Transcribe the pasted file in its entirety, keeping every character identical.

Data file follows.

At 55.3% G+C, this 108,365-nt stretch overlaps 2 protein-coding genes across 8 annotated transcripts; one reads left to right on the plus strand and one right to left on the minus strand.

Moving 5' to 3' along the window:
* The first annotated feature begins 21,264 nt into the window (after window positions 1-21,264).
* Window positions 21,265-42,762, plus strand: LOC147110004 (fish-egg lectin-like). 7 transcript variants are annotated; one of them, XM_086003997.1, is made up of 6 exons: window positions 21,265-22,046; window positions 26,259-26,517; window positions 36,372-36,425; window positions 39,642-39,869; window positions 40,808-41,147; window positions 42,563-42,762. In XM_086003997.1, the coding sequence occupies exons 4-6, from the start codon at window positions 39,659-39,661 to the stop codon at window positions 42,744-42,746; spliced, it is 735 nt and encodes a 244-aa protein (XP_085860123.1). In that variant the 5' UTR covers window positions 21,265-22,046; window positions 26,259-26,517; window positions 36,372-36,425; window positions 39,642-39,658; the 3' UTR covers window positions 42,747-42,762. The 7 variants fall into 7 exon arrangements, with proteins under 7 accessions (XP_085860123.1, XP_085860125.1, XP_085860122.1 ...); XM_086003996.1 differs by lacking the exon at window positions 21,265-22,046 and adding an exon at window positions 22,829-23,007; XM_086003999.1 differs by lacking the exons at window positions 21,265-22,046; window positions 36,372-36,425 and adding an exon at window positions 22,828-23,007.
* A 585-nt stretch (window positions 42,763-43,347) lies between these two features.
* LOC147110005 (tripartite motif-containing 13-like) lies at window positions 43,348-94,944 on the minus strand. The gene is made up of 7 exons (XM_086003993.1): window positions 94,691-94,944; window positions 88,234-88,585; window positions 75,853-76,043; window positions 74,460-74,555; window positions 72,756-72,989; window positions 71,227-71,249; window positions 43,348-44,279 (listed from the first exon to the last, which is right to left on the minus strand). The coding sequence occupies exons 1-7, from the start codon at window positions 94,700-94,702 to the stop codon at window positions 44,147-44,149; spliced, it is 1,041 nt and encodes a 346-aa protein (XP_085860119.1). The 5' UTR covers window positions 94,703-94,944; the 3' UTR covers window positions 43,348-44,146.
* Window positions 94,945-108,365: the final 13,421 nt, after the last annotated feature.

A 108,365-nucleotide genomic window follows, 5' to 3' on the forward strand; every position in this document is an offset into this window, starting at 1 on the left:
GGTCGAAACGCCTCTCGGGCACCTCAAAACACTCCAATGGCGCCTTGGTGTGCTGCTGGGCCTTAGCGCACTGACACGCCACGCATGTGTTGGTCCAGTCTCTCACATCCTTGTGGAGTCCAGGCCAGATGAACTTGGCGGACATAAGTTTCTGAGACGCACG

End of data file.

At 55.3% G+C, this 108,365-nt stretch overlaps 2 protein-coding genes across 8 annotated transcripts; one reads left to right on the plus strand and one right to left on the minus strand.

Moving 5' to 3' along the window:
* The first annotated feature begins 21,264 nt into the window (after window positions 1-21,264).
* Window positions 21,265-42,762, plus strand: LOC147110004 (fish-egg lectin-like). 7 transcript variants are annotated; one of them, XM_086003997.1, is made up of 6 exons: window positions 21,265-22,046; window positions 26,259-26,517; window positions 36,372-36,425; window positions 39,642-39,869; window positions 40,808-41,147; window positions 42,563-42,762. In XM_086003997.1, the coding sequence occupies exons 4-6, from the start codon at window positions 39,659-39,661 to the stop codon at window positions 42,744-42,746; spliced, it is 735 nt and encodes a 244-aa protein (XP_085860123.1). In that variant the 5' UTR covers window positions 21,265-22,046; window positions 26,259-26,517; window positions 36,372-36,425; window positions 39,642-39,658; the 3' UTR covers window positions 42,747-42,762. The 7 variants fall into 7 exon arrangements, with proteins under 7 accessions (XP_085860123.1, XP_085860125.1, XP_085860122.1 ...); XM_086003996.1 differs by lacking the exon at window positions 21,265-22,046 and adding an exon at window positions 22,829-23,007; XM_086003999.1 differs by lacking the exons at window positions 21,265-22,046; window positions 36,372-36,425 and adding an exon at window positions 22,828-23,007.
* A 585-nt stretch (window positions 42,763-43,347) lies between these two features.
* LOC147110005 (tripartite motif-containing 13-like) lies at window positions 43,348-94,944 on the minus strand. The gene is made up of 7 exons (XM_086003993.1): window positions 94,691-94,944; window positions 88,234-88,585; window positions 75,853-76,043; window positions 74,460-74,555; window positions 72,756-72,989; window positions 71,227-71,249; window positions 43,348-44,279 (listed from the first exon to the last, which is right to left on the minus strand). The coding sequence occupies exons 1-7, from the start codon at window positions 94,700-94,702 to the stop codon at window positions 44,147-44,149; spliced, it is 1,041 nt and encodes a 346-aa protein (XP_085860119.1). The 5' UTR covers window positions 94,703-94,944; the 3' UTR covers window positions 43,348-44,146.
* Window positions 94,945-108,365: the final 13,421 nt, after the last annotated feature.

A 108,365-nucleotide genomic window follows, 5' to 3' on the forward strand; every position in this document is an offset into this window, starting at 1 on the left:
GGTCGAAACGCCTCTCGGGCACCTCAAAACACTCCAATGGCGCCTTGGTGTGCTGCTGGGCCTTAGCGCACTGACACGCCACGCATGTGTTGGTCCAGTCTCTCACATCCTTGTGGAGTCCAGGCCAGATGAACTTGGCGGACATAAGTTTCTGAGACGCACG